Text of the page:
Assessing the evidence of climate variability in the northern part of Ethiopia

Peer Reviewed
1 January 2013

In semi-arid highlands of northern Ethiopia, episodes of droughts of varying severity and duration occur. The occurrence of these droughts is associated mainly with the seasonal rainfall variability. This study attempts to investigate the temporal and spatial variability of climate parameters, particularly rainfall and temperature for the period 1954-2008. Standardized rainfall anomaly was used to examine the temporal characteristics of climate variability and determine the prevalence of droughts. Analysis of variance was also employed to establish significant differences in rainfall characteristics amongst different in-situ stations. The baseline climate data from each station was also spatially interpolated using ordinary kriging technique. The temporal analysis indicated an overall slight decrease in rainfall and an overall increase in the mean annual minimum and maximum temperatures over the study period. The analysis further revealed that the average annual minimum temperature over the region has been increasing by about 0.72ºC every ten years while average annual maximum temperature has been increasing by about 0.36ºC per decade. This shows that the northern part of Ethiopia is warming faster than the national average of 0.25ºC per decade. It is also observed that the average annual minimum temperature is increasing faster than average annual maximum temperature, which is an indication of warming nights over the years.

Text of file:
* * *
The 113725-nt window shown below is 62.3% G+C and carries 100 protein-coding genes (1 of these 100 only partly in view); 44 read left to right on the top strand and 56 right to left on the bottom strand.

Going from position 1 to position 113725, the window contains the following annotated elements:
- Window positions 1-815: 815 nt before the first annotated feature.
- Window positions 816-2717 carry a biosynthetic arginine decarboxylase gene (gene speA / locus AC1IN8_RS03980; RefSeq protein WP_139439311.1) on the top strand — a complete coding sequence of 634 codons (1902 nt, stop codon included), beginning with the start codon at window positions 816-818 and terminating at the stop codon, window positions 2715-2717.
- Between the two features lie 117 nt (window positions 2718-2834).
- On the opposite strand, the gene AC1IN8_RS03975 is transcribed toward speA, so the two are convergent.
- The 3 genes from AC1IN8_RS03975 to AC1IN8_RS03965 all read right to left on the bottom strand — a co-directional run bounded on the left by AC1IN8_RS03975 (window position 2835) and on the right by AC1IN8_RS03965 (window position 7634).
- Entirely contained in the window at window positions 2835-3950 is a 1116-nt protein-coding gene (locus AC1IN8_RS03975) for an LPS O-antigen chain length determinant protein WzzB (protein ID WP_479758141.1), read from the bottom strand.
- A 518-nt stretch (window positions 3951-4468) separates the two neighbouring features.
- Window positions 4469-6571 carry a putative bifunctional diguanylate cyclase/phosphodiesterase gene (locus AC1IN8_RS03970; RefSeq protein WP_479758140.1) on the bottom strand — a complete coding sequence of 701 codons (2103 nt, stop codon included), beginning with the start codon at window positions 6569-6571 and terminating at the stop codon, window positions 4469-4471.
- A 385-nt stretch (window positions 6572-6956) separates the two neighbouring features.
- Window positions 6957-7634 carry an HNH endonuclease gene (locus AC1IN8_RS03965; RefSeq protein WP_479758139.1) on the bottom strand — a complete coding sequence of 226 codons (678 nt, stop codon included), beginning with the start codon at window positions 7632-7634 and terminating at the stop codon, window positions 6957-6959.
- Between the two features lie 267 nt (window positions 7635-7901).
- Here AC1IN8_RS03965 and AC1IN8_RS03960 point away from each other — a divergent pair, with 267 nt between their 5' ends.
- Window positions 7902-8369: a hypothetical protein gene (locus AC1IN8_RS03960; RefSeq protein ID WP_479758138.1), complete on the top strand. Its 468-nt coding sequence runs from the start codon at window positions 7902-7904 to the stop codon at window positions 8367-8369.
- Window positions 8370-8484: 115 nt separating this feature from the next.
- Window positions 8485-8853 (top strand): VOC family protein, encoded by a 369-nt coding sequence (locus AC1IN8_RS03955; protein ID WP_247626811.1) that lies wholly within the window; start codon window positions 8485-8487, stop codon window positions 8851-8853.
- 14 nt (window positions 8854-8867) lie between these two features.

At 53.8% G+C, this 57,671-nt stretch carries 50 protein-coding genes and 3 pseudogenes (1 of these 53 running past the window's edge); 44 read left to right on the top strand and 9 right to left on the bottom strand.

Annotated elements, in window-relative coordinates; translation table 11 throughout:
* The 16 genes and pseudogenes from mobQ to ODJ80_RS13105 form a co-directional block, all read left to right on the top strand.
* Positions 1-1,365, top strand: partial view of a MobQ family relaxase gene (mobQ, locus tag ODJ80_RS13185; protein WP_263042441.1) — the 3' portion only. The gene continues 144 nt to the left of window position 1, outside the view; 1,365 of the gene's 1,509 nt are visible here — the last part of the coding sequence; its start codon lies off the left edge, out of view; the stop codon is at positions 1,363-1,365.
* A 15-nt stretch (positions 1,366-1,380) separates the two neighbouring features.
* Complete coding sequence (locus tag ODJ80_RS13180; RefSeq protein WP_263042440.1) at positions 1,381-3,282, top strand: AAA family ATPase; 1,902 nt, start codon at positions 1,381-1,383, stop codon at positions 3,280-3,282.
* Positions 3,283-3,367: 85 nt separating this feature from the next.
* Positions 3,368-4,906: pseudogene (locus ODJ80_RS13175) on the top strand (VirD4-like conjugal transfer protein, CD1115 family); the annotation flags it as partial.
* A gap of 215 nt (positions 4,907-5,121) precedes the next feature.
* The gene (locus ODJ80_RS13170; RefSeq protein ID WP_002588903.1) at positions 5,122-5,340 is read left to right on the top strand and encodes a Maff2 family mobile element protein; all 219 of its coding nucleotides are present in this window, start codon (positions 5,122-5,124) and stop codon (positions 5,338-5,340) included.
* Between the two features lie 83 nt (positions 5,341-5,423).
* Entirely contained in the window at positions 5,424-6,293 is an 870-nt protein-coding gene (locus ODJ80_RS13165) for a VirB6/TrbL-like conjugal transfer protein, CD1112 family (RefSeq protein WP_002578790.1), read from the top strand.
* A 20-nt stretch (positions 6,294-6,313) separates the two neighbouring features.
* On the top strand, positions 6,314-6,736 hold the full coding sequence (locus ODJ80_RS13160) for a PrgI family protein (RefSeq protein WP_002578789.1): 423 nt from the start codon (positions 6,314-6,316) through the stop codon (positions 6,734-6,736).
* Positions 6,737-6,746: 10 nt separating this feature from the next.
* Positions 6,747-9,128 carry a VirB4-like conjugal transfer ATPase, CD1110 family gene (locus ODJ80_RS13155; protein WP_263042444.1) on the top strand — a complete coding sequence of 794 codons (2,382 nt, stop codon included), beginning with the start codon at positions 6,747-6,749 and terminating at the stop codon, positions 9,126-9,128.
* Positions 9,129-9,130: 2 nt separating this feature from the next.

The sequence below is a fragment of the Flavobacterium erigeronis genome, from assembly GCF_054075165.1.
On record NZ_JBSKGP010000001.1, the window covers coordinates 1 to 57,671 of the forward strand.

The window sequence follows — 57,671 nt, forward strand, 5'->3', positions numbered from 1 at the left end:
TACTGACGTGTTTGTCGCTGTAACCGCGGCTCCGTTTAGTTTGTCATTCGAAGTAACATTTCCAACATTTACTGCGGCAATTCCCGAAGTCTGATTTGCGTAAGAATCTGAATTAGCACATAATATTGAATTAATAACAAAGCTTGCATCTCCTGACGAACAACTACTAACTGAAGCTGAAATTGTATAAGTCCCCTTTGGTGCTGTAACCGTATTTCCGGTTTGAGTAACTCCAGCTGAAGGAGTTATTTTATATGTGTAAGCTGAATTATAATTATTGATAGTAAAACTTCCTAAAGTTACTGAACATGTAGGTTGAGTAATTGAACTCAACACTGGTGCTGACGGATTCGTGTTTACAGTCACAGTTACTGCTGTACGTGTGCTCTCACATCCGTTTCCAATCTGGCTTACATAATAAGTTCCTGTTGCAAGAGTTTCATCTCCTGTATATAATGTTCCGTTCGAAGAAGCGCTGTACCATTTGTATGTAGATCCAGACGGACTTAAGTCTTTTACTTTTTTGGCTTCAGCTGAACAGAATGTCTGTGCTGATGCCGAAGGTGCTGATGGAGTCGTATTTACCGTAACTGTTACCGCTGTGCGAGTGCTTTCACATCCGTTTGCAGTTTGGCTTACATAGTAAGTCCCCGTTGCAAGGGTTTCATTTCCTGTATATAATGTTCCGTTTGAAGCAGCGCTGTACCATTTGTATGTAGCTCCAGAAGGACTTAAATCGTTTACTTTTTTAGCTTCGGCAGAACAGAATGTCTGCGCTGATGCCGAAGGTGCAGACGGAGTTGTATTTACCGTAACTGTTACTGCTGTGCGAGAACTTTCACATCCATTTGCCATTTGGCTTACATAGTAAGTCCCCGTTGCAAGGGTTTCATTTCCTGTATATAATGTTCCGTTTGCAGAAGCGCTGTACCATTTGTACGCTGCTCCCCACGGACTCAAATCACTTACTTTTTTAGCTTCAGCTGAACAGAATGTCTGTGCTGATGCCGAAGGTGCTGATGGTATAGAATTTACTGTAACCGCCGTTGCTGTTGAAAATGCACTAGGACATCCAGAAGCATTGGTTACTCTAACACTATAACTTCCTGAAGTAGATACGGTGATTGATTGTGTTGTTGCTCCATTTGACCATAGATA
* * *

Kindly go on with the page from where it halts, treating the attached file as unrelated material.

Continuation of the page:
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Publication | 24 March 2017